The problem this season is that there has been no progression. Texas has been a program under Shaka that has hung their hat on defense, but this is the worst defensive team he has had in his tenure. That becomes even more of an issue when you factor in that they cannot score. They’re 111th nationally in adjusted offensive efficiency, which is what happens when your offense is, essentially, a spread ball-screen into a contested three.

KenPom has Texas favored to win just three more games the rest of the season. They’re projected to finish 17-14 overall and 7-11 in the Big 12.

That’s not good.


It looked like Baylor was going to cruise to a pretty easy win at home against Oklahoma, but the Sooners had other ideas. They hung around long enough in the second half to make things interesting late. Oklahoma hit back-to-back threes in a 40 second span to cut a 59-51 lead to 59-57 with 41 seconds left, and after Baylor couldn’t find a way to score on their next possession, Austin Reaves cut off a 3-on-1 break to flare to the corner and fire up a wide-open, go-ahead three with less than five seconds left.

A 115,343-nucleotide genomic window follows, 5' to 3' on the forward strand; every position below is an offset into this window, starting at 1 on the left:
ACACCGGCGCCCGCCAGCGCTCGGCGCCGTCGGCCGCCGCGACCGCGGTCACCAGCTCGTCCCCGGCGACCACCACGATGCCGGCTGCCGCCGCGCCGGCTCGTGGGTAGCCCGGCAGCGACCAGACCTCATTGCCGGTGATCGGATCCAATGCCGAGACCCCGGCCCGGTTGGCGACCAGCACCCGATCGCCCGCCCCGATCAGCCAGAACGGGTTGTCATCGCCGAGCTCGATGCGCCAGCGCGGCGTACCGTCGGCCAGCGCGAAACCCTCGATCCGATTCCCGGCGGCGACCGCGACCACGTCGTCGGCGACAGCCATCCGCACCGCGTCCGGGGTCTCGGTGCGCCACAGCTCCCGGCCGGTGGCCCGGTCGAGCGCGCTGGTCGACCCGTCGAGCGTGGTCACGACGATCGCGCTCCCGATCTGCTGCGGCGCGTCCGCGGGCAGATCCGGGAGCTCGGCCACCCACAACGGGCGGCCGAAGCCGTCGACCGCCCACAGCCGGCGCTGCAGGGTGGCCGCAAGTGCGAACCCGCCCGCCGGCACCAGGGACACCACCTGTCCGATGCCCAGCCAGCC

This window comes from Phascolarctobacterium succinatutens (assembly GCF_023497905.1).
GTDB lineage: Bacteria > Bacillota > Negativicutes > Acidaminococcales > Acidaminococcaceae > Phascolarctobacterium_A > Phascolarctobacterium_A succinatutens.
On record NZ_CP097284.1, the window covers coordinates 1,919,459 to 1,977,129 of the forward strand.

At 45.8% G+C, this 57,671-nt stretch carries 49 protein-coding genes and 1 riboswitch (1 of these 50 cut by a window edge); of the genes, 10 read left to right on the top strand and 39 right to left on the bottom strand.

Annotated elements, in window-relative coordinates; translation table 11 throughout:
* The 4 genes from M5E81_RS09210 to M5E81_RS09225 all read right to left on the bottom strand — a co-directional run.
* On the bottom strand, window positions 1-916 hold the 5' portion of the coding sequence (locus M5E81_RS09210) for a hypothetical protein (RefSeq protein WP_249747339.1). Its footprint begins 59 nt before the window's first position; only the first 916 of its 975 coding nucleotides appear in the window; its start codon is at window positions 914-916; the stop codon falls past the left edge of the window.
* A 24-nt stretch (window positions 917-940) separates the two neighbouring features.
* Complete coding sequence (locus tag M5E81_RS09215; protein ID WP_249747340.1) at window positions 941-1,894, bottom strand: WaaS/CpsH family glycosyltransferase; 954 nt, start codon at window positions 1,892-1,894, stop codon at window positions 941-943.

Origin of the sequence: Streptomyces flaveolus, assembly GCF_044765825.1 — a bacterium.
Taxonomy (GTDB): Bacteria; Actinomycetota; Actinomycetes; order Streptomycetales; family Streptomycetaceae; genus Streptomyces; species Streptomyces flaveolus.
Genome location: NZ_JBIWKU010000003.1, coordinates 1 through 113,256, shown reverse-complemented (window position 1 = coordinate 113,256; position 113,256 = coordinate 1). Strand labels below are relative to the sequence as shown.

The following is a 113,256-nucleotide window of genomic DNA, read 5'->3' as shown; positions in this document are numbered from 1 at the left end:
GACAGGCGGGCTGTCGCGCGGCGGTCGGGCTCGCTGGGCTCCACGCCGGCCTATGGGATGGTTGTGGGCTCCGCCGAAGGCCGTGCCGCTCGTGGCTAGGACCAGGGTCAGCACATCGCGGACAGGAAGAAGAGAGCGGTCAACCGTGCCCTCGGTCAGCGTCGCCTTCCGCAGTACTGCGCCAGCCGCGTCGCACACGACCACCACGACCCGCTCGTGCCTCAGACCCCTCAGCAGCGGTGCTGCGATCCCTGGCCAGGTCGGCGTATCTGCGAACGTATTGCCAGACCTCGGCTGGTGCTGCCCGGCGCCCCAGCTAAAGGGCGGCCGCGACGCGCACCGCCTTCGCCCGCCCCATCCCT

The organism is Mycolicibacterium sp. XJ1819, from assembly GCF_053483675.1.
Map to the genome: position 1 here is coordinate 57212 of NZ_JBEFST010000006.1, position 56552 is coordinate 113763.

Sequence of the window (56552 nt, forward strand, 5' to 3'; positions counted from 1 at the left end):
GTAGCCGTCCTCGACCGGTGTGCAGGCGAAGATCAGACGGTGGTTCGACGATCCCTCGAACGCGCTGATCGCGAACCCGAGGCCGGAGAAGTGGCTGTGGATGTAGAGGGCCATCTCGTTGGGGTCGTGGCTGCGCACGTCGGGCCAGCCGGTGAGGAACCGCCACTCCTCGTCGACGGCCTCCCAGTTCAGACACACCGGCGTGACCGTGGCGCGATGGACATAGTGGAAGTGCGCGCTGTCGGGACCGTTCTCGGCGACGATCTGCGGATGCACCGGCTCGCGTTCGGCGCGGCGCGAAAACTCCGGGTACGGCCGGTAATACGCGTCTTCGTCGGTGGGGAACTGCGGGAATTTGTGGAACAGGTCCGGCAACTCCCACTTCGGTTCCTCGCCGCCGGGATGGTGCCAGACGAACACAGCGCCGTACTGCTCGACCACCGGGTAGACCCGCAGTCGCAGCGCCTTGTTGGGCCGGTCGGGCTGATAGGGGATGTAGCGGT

He missed.

Baylor won.

And No. 1 lived to fight another day.


The reigning national champions lost for the fourth time in their last five games on Monday night, this time falling at home against N.C. State, 53-51.

Like Oklahoma, Virginia had a shot to win the game at the buzzer, as N.C. State fouled up three and then missed free throws of their own at the other end. But Virginia is the 346th-best three-point shooting team in the country for a reason, and Casey Morsell missed the game-winner as time expired.